- Oops!Something went wrong.Please try again later.
The boss of HSBC will be urged to carve the bank in two when he meets retail investors in Hong Kong for the first time in three years as China increasingly asserts control over the business.
Noel Quinn, chief executive, and chairman Mark Tucker are to hold an informal meeting with shareholders on Tuesday, following the publication of HSBC’s half-year results.
It will be the first time since April 2019 that executives have met with Asian retail investors, who own around one third of HSBC’s shares.
Bosses previously clashed with Hong Kong investors over the decision to cancel the dividend in 2020, while many also remain unhappy about poor share price performance.
At the same time, HSBC is battling calls from top shareholder Ping An, the Chinese insurance giant, to spin off the Asian part of the bank into a separate entity – a move many in Hong Kong would support.
Simon Yuen, founder of Surich Asset Management, which represents a number of HSBC retail shareholders, said next week’s meeting was likely to be “quite difficult” for Mr Quinn and Mr Tucker.
He added that many shareholders in Hong Kong support proposals to split off the bank’s more profitable Asian operations.
This was partly because of increasing monetary policy divergence between Western and Asian countries, but also because it may boost the share performance of each part of the bank.
By setting up an Asian-only business, HSBC could also focus on growing its wealth management business as more Chinese family offices emerge, Mr Yuen added.
He said: “We agree that splitting the bank into two geographical businesses, one focusing on Western countries and the other on China or Asia Pacific territories, would be more beneficial for the bank.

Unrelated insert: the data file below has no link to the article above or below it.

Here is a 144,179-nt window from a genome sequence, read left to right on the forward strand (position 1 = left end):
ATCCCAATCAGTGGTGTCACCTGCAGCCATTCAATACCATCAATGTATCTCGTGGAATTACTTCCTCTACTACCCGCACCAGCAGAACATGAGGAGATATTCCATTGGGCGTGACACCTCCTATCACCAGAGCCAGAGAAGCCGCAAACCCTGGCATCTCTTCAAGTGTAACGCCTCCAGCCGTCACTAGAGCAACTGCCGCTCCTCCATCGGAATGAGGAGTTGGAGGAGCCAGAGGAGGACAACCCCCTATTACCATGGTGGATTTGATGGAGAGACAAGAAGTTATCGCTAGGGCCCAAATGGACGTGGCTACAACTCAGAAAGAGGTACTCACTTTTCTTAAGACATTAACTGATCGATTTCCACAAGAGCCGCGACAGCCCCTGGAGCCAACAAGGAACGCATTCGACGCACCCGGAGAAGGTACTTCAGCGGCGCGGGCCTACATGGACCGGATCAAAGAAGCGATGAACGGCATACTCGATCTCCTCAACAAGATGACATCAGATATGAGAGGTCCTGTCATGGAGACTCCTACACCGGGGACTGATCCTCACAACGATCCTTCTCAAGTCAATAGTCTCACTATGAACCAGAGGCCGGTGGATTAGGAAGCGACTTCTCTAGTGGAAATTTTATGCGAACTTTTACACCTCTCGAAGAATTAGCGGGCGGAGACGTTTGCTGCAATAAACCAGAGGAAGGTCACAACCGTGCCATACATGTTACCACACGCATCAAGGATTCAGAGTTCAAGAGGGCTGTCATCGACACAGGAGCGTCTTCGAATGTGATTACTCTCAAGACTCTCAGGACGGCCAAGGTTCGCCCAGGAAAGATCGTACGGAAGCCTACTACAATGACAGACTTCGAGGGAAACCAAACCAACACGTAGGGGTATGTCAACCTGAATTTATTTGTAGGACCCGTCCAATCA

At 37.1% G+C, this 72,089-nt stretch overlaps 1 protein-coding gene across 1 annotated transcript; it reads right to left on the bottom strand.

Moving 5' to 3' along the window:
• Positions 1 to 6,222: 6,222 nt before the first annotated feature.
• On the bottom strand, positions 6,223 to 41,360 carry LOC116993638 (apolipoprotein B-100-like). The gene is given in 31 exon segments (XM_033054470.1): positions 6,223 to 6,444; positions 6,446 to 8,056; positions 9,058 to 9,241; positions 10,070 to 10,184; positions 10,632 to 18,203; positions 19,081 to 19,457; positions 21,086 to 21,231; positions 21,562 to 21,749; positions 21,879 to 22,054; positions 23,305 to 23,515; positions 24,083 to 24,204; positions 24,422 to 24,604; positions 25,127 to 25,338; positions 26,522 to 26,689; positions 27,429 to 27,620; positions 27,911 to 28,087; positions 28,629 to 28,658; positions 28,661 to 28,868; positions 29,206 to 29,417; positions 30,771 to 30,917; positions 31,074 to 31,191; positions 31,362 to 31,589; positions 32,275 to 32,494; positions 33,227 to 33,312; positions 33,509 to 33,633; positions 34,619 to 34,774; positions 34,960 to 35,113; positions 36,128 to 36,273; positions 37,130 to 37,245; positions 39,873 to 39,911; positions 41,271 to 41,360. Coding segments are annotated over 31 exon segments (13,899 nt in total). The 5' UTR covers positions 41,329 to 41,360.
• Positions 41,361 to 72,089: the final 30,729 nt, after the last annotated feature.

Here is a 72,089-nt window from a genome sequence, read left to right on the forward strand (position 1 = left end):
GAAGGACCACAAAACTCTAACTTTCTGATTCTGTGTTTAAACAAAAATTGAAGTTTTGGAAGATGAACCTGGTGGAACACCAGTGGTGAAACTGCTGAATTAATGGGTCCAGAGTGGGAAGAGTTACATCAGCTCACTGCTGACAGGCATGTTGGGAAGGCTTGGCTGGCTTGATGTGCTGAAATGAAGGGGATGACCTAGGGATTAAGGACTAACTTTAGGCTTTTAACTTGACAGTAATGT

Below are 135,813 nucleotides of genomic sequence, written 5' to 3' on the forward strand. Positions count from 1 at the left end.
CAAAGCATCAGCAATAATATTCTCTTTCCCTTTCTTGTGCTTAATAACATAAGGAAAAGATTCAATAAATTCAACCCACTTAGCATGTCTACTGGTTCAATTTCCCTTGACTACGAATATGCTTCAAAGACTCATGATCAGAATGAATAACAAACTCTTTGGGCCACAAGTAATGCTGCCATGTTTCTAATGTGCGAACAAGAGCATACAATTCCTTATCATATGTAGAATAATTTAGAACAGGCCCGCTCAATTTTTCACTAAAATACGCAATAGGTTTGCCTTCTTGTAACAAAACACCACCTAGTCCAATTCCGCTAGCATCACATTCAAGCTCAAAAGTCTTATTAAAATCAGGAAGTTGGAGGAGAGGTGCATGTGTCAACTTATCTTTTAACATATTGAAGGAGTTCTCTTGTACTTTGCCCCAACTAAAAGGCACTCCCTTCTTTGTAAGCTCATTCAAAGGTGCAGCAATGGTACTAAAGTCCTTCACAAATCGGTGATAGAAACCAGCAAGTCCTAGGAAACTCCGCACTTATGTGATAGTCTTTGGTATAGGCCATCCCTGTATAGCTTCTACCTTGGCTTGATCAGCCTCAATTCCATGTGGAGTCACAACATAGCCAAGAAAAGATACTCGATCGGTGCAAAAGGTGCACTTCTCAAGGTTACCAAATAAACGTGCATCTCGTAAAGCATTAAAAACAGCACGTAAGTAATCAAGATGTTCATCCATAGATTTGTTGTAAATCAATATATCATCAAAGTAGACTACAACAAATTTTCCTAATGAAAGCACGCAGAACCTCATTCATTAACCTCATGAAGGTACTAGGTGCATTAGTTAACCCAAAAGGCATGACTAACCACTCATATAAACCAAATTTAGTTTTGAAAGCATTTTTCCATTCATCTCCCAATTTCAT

“This plan would be more viable and more sustainable for the bank growing in the years to come.”
The bank will host the meeting at the Kowloonbay International Trade & Exhibition Centre, a venue with capacity of accommodating up to 3,600 people.
Mr Yuen said: “Relatively speaking within the industry, HSBC is still underperforming and so not very many of the minority shareholders are making a profit – most are asking how much they will lose.
“So the sentiment is quite negative at the moment and I’m quite pessimistic about the meeting.
“I don’t think it will make much of a difference to the share price. But perhaps if they can put some confidence into shareholders, it could end up being a turning point.”
HSBC faced a revolt among Hong Kong shareholders two years ago after bosses cancelled the lender’s dividend, following pressure from the Bank of England.
The payouts are relied upon by many shareholders based on the island for income, prompting many to band together into an “alliance” and demand it be reinstated.
Last year the dividend was restored.
Meanwhile, although a review concluded in 2016 that the headquarters should remain in London, the question of whether the bank should relocate to Asia has continued to simmer as it remains the bank’s most profitable region. HSBC was founded in Hong Kong in 1865 as the Hongkong and Shanghai Banking Corporation.
Geopolitical tensions between the West and China have also forced HSBC to make controversial choices, with the bank heavily criticised for its support of draconian security laws imposed by Beijing in Hong Kong.
More recently, the lender also became the first foreign bank in China to set up a Communist Party committee in its investment banking arm, as it moves ever closer to the mainland.